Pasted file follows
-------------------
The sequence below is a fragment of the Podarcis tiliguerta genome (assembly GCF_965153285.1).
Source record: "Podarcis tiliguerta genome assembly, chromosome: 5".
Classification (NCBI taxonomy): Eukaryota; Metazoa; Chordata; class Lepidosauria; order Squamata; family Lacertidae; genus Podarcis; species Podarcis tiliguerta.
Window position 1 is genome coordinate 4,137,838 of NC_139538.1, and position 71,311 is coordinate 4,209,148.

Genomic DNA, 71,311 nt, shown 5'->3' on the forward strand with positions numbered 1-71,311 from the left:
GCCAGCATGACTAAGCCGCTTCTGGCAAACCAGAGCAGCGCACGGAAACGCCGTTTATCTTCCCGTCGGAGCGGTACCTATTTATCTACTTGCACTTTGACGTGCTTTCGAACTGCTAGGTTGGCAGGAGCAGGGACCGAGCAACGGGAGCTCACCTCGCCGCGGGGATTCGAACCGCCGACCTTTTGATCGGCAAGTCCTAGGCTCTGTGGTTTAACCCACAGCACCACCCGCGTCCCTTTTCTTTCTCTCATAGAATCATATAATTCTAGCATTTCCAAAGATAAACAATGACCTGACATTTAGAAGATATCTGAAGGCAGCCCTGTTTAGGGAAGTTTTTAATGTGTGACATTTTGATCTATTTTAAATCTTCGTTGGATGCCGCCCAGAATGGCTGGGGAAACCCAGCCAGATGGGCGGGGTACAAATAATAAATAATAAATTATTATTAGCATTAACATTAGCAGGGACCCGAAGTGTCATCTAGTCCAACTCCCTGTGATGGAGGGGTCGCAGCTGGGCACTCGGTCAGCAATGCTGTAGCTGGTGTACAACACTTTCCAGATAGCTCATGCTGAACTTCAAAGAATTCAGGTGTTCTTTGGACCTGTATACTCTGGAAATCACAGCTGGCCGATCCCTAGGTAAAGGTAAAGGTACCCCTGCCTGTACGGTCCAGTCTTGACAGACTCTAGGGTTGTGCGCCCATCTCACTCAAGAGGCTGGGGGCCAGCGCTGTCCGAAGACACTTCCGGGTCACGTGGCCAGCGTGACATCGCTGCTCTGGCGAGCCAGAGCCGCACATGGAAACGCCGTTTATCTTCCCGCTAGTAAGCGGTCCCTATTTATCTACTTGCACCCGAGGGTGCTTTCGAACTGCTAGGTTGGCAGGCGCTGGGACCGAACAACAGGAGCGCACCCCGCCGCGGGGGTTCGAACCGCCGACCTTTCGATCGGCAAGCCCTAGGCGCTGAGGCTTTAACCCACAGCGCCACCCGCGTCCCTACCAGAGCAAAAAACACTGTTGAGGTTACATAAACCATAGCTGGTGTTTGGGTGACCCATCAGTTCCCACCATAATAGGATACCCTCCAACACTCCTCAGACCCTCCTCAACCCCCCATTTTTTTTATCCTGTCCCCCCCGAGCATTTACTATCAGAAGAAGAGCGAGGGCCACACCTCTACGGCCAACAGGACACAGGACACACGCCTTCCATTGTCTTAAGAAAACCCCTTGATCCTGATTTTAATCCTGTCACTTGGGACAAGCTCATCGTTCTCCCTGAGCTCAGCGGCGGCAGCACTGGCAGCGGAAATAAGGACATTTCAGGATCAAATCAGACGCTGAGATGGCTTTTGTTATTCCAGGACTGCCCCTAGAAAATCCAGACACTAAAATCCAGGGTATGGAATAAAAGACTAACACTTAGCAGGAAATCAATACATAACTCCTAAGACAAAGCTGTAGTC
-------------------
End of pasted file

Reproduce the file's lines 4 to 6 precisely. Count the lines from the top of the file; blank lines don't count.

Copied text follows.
Window position 1 is genome coordinate 4,137,838 of NC_139538.1, and position 71,311 is coordinate 4,209,148.

Genomic DNA, 71,311 nt, shown 5'->3' on the forward strand with positions numbered 1-71,311 from the left:
GCCAGCATGACTAAGCCGCTTCTGGCAAACCAGAGCAGCGCACGGAAACGCCGTTTATCTTCCCGTCGGAGCGGTACCTATTTATCTACTTGCACTTTGACGTGCTTTCGAACTGCTAGGTTGGCAGGAGCAGGGACCGAGCAACGGGAGCTCACCTCGCCGCGGGGATTCGAACCGCCGACCTTTTGATCGGCAAGTCCTAGGCTCTGTGGTTTAACCCACAGCACCACCCGCGTCCCTTTTCTTTCTCTCATAGAATCATATAATTCTAGCATTTCCAAAGATAAACAATGACCTGACATTTAGAAGATATCTGAAGGCAGCCCTGTTTAGGGAAGTTTTTAATGTGTGACATTTTGATCTATTTTAAATCTTCGTTGGATGCCGCCCAGAATGGCTGGGGAAACCCAGCCAGATGGGCGGGGTACAAATAATAAATAATAAATTATTATTAGCATTAACATTAGCAGGGACCCGAAGTGTCATCTAGTCCAACTCCCTGTGATGGAGGGGTCGCAGCTGGGCACTCGGTCAGCAATGCTGTAGCTGGTGTACAACACTTTCCAGATAGCTCATGCTGAACTTCAAAGAATTCAGGTGTTCTTTGGACCTGTATACTCTGGAAATCACAGCTGGCCGATCCCTAGGTAAAGGTAAAGGTACCCCTGCCTGTACGGTCCAGTCTTGACAGACTCTAGGGTTGTGCGCCCATCTCACTCAAGAGGCTGGGGGCCAGCGCTGTCCGAAGACACTTCCGGGTCACGTGGCCAGCGTGACATCGCTGCTCTGGCGAGCCAGAGCCGCACATGGAAACGCCGTTTATCTTCCCGCTAGTAAGCGGTCCCTATTTATCTACTTGCACCCGAGGGTGCTTTCGAACTGCTAGGTTGGCAGGCGCTGGGACCGAACAACAGGAGCGCACCCCGCCGCGGGGGTTCGAACCGCCGACCTTTCGATCGGCAAGCCCTAGGCGCTGAGGCTTTAACCCACAGCGCCACCCGCGTCCCTACCAGAGCAAAAAACACTGTTGAGGTTACATAAACCATAGCTGGTGTTTGGGTGACCCATCAGTTCCCACCATAATAGGATACCCTCCAACACTCCTCAGACCCTCCTCAACCCCCCATTTTTTTTATCCTGTCCCCCCCGAGCATTTACTATCAGAAGAAGAGCGAGGGCCACACCTCTACGGCCAACAGGACACAGGACACACGCCTTCCATTGTCTTAAGAAAACCCCTTGATCCTGATTTTAATCCTGTCACTTGGGACAAGCTCATCGTTCTCCCTGAGCTCAGCGGCGGCAGCACTGGCAGCGGAAATAAGGACATTTCAGGATCAAATCAGACGCTGAGATGGCTTTTGTTATTCCAGGACTGCCCCTAGAAAATCCAGACACTAAAATCCAGGGTATGGAATAAAAGACTAACACTTAGCAGGAAATCAATACATAACTCCTAAGACAAAGCTGTAGTC